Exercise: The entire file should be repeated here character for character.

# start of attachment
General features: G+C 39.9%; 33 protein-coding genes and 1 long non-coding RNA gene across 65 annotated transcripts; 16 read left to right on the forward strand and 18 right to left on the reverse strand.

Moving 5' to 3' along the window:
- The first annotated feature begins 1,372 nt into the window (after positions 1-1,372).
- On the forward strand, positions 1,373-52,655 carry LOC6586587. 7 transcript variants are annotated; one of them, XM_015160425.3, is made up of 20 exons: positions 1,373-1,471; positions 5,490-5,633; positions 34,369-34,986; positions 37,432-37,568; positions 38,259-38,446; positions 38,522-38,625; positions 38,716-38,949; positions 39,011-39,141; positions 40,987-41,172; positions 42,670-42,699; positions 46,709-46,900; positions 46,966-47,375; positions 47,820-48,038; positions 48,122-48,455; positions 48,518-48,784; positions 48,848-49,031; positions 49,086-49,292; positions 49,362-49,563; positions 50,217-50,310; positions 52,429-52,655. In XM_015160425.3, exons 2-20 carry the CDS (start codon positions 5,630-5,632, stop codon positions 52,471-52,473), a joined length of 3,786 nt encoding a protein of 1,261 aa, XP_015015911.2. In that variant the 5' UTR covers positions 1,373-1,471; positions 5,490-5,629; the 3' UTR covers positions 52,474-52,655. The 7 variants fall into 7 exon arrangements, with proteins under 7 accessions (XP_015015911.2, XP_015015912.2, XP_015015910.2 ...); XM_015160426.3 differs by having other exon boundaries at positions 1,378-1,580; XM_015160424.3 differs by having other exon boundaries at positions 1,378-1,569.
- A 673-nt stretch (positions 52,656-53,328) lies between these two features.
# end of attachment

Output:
General features: G+C 39.9%; 33 protein-coding genes and 1 long non-coding RNA gene across 65 annotated transcripts; 16 read left to right on the forward strand and 18 right to left on the reverse strand.

Moving 5' to 3' along the window:
- The first annotated feature begins 1,372 nt into the window (after positions 1-1,372).
- On the forward strand, positions 1,373-52,655 carry LOC6586587. 7 transcript variants are annotated; one of them, XM_015160425.3, is made up of 20 exons: positions 1,373-1,471; positions 5,490-5,633; positions 34,369-34,986; positions 37,432-37,568; positions 38,259-38,446; positions 38,522-38,625; positions 38,716-38,949; positions 39,011-39,141; positions 40,987-41,172; positions 42,670-42,699; positions 46,709-46,900; positions 46,966-47,375; positions 47,820-48,038; positions 48,122-48,455; positions 48,518-48,784; positions 48,848-49,031; positions 49,086-49,292; positions 49,362-49,563; positions 50,217-50,310; positions 52,429-52,655. In XM_015160425.3, exons 2-20 carry the CDS (start codon positions 5,630-5,632, stop codon positions 52,471-52,473), a joined length of 3,786 nt encoding a protein of 1,261 aa, XP_015015911.2. In that variant the 5' UTR covers positions 1,373-1,471; positions 5,490-5,629; the 3' UTR covers positions 52,474-52,655. The 7 variants fall into 7 exon arrangements, with proteins under 7 accessions (XP_015015911.2, XP_015015912.2, XP_015015910.2 ...); XM_015160426.3 differs by having other exon boundaries at positions 1,378-1,580; XM_015160424.3 differs by having other exon boundaries at positions 1,378-1,569.
- A 673-nt stretch (positions 52,656-53,328) lies between these two features.